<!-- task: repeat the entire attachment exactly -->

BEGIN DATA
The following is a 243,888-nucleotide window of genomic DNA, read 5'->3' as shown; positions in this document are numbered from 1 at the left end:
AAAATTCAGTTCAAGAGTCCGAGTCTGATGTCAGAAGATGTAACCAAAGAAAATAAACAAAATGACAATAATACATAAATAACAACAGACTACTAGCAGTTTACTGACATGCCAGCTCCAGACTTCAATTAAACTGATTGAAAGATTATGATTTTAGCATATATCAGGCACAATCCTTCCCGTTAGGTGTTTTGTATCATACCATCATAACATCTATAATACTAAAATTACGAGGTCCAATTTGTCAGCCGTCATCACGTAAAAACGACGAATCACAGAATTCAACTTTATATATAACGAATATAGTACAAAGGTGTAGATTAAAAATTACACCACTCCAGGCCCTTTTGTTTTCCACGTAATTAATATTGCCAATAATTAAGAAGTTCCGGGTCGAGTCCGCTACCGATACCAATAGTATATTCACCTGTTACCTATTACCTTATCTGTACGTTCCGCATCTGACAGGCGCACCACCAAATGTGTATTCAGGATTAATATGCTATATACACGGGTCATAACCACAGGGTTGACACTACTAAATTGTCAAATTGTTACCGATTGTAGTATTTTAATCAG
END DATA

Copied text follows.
The following is a 243,888-nucleotide window of genomic DNA, read 5'->3' as shown; positions in this document are numbered from 1 at the left end:
AAAATTCAGTTCAAGAGTCCGAGTCTGATGTCAGAAGATGTAACCAAAGAAAATAAACAAAATGACAATAATACATAAATAACAACAGACTACTAGCAGTTTACTGACATGCCAGCTCCAGACTTCAATTAAACTGATTGAAAGATTATGATTTTAGCATATATCAGGCACAATCCTTCCCGTTAGGTGTTTTGTATCATACCATCATAACATCTATAATACTAAAATTACGAGGTCCAATTTGTCAGCCGTCATCACGTAAAAACGACGAATCACAGAATTCAACTTTATATATAACGAATATAGTACAAAGGTGTAGATTAAAAATTACACCACTCCAGGCCCTTTTGTTTTCCACGTAATTAATATTGCCAATAATTAAGAAGTTCCGGGTCGAGTCCGCTACCGATACCAATAGTATATTCACCTGTTACCTATTACCTTATCTGTACGTTCCGCATCTGACAGGCGCACCACCAAATGTGTATTCAGGATTAATATGCTATATACACGGGTCATAACCACAGGGTTGACACTACTAAATTGTCAAATTGTTACCGATTGTAGTATTTTAATCAG